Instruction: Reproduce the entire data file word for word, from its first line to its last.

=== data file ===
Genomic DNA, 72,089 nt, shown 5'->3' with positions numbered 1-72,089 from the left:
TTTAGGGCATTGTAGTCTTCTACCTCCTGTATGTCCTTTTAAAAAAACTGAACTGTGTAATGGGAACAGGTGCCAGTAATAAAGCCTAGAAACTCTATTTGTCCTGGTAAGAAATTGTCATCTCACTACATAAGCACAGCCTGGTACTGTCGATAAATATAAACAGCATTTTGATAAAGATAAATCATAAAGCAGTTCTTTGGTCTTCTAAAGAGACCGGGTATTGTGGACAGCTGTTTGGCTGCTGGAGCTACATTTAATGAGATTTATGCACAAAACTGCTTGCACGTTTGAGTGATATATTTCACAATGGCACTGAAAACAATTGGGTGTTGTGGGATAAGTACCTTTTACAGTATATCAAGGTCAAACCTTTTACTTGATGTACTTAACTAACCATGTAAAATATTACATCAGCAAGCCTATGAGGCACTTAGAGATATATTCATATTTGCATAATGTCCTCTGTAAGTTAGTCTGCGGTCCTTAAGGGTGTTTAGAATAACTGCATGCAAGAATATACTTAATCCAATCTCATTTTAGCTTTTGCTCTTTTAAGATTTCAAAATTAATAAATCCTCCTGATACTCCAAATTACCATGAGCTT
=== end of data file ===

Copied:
Genomic DNA, 72,089 nt, shown 5'->3' with positions numbered 1-72,089 from the left:
TTTAGGGCATTGTAGTCTTCTACCTCCTGTATGTCCTTTTAAAAAAACTGAACTGTGTAATGGGAACAGGTGCCAGTAATAAAGCCTAGAAACTCTATTTGTCCTGGTAAGAAATTGTCATCTCACTACATAAGCACAGCCTGGTACTGTCGATAAATATAAACAGCATTTTGATAAAGATAAATCATAAAGCAGTTCTTTGGTCTTCTAAAGAGACCGGGTATTGTGGACAGCTGTTTGGCTGCTGGAGCTACATTTAATGAGATTTATGCACAAAACTGCTTGCACGTTTGAGTGATATATTTCACAATGGCACTGAAAACAATTGGGTGTTGTGGGATAAGTACCTTTTACAGTATATCAAGGTCAAACCTTTTACTTGATGTACTTAACTAACCATGTAAAATATTACATCAGCAAGCCTATGAGGCACTTAGAGATATATTCATATTTGCATAATGTCCTCTGTAAGTTAGTCTGCGGTCCTTAAGGGTGTTTAGAATAACTGCATGCAAGAATATACTTAATCCAATCTCATTTTAGCTTTTGCTCTTTTAAGATTTCAAAATTAATAAATCCTCCTGATACTCCAAATTACCATGAGCTT